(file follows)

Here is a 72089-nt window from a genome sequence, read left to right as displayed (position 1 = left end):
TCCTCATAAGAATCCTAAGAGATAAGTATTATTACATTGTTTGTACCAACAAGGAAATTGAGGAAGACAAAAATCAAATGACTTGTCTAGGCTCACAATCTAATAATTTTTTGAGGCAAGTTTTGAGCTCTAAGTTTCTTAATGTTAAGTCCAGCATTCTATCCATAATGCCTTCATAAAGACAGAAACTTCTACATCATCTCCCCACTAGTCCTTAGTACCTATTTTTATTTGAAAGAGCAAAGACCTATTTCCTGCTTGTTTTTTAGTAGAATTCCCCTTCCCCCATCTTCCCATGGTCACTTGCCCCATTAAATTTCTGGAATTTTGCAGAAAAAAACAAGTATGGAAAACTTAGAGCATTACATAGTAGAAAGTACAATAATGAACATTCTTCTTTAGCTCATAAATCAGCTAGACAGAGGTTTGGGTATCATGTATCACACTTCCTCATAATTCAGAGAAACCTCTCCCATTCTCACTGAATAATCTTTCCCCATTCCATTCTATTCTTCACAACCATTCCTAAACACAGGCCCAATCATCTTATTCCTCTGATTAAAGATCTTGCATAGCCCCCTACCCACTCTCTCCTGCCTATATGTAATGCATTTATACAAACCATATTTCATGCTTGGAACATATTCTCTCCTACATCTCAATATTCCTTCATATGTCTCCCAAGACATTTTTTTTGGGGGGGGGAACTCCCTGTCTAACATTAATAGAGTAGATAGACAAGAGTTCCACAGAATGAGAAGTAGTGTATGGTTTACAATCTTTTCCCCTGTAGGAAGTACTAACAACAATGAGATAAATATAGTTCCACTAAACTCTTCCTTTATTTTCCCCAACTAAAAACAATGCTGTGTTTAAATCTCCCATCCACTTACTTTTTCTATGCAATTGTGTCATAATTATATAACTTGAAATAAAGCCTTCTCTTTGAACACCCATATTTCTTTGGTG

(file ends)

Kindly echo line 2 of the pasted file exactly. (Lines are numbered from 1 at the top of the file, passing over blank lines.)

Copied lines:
TCCTCATAAGAATCCTAAGAGATAAGTATTATTACATTGTTTGTACCAACAAGGAAATTGAGGAAGACAAAAATCAAATGACTTGTCTAGGCTCACAATCTAATAATTTTTTGAGGCAAGTTTTGAGCTCTAAGTTTCTTAATGTTAAGTCCAGCATTCTATCCATAATGCCTTCATAAAGACAGAAACTTCTACATCATCTCCCCACTAGTCCTTAGTACCTATTTTTATTTGAAAGAGCAAAGACCTATTTCCTGCTTGTTTTTTAGTAGAATTCCCCTTCCCCCATCTTCCCATGGTCACTTGCCCCATTAAATTTCTGGAATTTTGCAGAAAAAAACAAGTATGGAAAACTTAGAGCATTACATAGTAGAAAGTACAATAATGAACATTCTTCTTTAGCTCATAAATCAGCTAGACAGAGGTTTGGGTATCATGTATCACACTTCCTCATAATTCAGAGAAACCTCTCCCATTCTCACTGAATAATCTTTCCCCATTCCATTCTATTCTTCACAACCATTCCTAAACACAGGCCCAATCATCTTATTCCTCTGATTAAAGATCTTGCATAGCCCCCTACCCACTCTCTCCTGCCTATATGTAATGCATTTATACAAACCATATTTCATGCTTGGAACATATTCTCTCCTACATCTCAATATTCCTTCATATGTCTCCCAAGACATTTTTTTTGGGGGGGGGAACTCCCTGTCTAACATTAATAGAGTAGATAGACAAGAGTTCCACAGAATGAGAAGTAGTGTATGGTTTACAATCTTTTCCCCTGTAGGAAGTACTAACAACAATGAGATAAATATAGTTCCACTAAACTCTTCCTTTATTTTCCCCAACTAAAAACAATGCTGTGTTTAAATCTCCCATCCACTTACTTTTTCTATGCAATTGTGTCATAATTATATAACTTGAAATAAAGCCTTCTCTTTGAACACCCATATTTCTTTGGTG